Instead of clearing things up, the interview only intensified the debate over his actions and whether they were justified. Here’s a key moment from their back and forth:

Video shot by a person in the crowd showed two officers posted in front of the door. Heavily outnumbered, they eventually stepped aside.

Byrd said he had no knowledge that any officers were there. Because of the furniture stacked on his side of the door, he also couldn’t make out how many people were on the other side or whether they were carrying weapons.

“It was impossible for me to see what was on the other side,” he said.

But he did see the person now known to be Babbitt start coming through the broken glass.

“I could not fully see her hands or what was in the backpack or what the intentions are,” Byrd said. “But they had shown violence leading up to that point.”

Byrd, who says he has been in hiding since that day and has faced death threats, told Holt it was the first time he’d ever fired his weapon.

Watch an edited version of the interview:

The extended interview can be viewed here.

Georgetown University Law School Professor Jonathan Turley, who has long been a critic of official media narratives surrounding the shooting, said that instead of confirming that the respective decisions by the DOJ and the Capitol Police not to pursue action against Byrd were the right ones to make that Byrd “proceeded to demolish the two official reviews that cleared him” after he admitted he could not determine whether Babbitt was armed:

He expanded on his opinion in a piece published at The Hill:

While the Supreme Court, in cases such as Graham v. Connor, has said that courts must consider “the facts and circumstances of each particular case,” it has emphasized that lethal force must be used only against someone who is “an immediate threat to the safety of the officers or others, and … is actively resisting arrest or attempting to evade arrest by flight.” Particularly with armed assailants, the standard governing “imminent harm” recognizes that these decisions must often be made in the most chaotic and brief encounters.

Under these standards, police officers should not shoot unarmed suspects or rioters without a clear threat to themselves or fellow officers.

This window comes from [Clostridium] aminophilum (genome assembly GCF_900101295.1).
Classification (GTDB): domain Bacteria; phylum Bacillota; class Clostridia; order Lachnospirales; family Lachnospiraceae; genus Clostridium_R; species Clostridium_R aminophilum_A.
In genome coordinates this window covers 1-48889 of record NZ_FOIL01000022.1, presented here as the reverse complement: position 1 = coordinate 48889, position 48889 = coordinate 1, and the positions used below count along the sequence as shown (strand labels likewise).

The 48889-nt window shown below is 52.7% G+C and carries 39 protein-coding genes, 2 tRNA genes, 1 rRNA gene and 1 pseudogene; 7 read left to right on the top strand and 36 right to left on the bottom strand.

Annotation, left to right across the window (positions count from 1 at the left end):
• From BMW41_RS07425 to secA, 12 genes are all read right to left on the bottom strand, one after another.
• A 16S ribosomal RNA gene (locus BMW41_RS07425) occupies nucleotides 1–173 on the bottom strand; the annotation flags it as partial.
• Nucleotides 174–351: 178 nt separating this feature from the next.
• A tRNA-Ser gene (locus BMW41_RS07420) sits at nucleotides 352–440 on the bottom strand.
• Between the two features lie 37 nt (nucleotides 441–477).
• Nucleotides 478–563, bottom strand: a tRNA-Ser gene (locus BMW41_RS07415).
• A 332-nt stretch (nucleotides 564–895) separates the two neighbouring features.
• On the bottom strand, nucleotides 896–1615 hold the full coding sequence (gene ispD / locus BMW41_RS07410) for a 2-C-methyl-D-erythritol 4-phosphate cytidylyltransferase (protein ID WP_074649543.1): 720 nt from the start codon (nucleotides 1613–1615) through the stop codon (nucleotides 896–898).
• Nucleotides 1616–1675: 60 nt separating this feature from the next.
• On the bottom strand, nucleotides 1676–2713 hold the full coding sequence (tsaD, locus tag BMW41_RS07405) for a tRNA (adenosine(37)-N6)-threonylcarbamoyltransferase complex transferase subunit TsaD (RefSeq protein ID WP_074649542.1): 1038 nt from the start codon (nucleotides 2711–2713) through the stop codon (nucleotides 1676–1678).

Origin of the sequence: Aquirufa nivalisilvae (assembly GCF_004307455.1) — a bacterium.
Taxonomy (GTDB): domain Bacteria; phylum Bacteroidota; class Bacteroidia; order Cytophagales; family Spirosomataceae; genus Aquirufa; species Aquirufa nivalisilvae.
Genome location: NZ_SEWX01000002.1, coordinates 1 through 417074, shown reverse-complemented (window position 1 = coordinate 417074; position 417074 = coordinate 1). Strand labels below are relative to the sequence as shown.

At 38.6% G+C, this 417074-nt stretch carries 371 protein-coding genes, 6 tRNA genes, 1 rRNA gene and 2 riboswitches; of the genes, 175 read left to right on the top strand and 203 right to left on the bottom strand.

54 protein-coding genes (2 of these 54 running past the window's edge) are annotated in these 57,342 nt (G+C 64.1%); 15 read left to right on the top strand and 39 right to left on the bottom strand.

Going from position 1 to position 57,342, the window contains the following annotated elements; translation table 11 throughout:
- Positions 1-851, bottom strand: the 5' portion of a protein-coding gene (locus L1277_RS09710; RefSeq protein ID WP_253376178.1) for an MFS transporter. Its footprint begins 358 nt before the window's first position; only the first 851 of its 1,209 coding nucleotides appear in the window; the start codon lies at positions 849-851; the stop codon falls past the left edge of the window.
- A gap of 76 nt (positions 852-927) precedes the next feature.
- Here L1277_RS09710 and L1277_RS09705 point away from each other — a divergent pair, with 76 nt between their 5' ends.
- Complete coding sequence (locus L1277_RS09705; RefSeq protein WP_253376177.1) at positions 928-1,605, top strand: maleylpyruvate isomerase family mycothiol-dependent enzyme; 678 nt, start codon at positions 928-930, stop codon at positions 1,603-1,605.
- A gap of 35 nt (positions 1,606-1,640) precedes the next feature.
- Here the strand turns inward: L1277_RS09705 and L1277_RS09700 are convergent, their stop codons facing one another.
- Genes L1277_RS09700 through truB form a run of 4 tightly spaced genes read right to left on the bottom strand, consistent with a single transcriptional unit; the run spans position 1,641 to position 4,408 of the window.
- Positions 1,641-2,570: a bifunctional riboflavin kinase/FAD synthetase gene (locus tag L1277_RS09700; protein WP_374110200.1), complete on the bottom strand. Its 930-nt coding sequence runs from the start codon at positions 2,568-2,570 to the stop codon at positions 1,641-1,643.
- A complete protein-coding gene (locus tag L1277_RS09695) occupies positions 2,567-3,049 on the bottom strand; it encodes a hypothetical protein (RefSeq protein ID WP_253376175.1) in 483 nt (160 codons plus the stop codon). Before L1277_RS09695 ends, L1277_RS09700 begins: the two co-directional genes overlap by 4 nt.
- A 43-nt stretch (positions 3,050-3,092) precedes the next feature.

[…]

Legal experts and the media have avoided the obvious implications of the two reviews in the Babbitt shooting. Under this standard, hundreds of rioters could have been gunned down on Jan. 6 — and officers in cities such as Seattle or Portland, Ore., could have killed hundreds of violent protesters who tried to burn courthouses, took over city halls or occupied police stations during last summer’s widespread rioting. In all of those protests, a small number of activists from both political extremes showed up prepared for violence and pushed others to riot. According to the DOJ’s Byrd review, officers in those cities would not have been required to see a weapon in order to use lethal force in defending buildings.

I’m not a legal analyst, but I think Turley makes some good points here.

Say her name: Ashli Babbitt

Here’s Turley

Here is my column in The Hill on the recent interview of Lt. Michael Byrd who was the hitherto unnamed Capitol Hill officer who shot Ashli Babbitt on January 6th. 

The interview was notable in an admission that Byrd made about what he actually saw… and what he did not see.

Here is the column:

“That’s my job.” Those three words summed up a controversial interview this week with the long-unnamed officer who shot and killed Ashli Babbitt on Jan. 6. Shortly after being cleared by the Capitol Police in the shooting, Lt. Michael Byrd went public in an NBC interviewinsisting that he “saved countless lives” by shooting the unarmed protester. 

I have long expressed doubt over the Babbitt shooting, which directly contradicted standards on the use of lethal force by law enforcement. But what was breathtaking about Byrd’s interview was that he confirmed the worst suspicions about the shooting and raised serious questions over the incident reviews by the Department of Justice (DOJ) and, most recently, the Capitol Police.

Babbitt, 35, was an Air Force veteran and ardent supporter of former President Trump. She came to Washington to protest the certification of the presidential Electoral College results and stormed into the Capitol when security lines collapsed. She had no criminal record but clearly engaged in criminal conduct that day by entering Capitol and disobeying police commands. The question, however, has been why this unarmed trespasser deserved to die.

When protesters rushed to the House chamber, police barricaded the chamber’s doors; Capitol Police were on both sides, with officers standing directly behind Babbitt. Babbitt and others began to force their way through, and Babbitt started to climb through a broken window. That is when Byrd killed her.

At the time, some of us familiar with the rules governing police use of force raised concerns over the shooting. Those concerns were heightened by the DOJ’s bizarre review and report, which stated the governing standards but then seemed to brush them aside to clear Byrd.

The DOJ report did not read like any post-shooting review I have read as a criminal defense attorney or law professor. The DOJ statement notably does not say that the shooting was clearly justified. Instead, it stressed that “prosecutors would have to prove not only that the officer used force that was constitutionally unreasonable, but that the officer did so ‘willfully.’” It seemed simply to shrug and say that the DOJ did not believe it could prove “a bad purpose to disregard the law” and that “evidence that an officer acted out of fear, mistake, panic, misperception, negligence, or even poor judgment cannot establish the high level of intent.”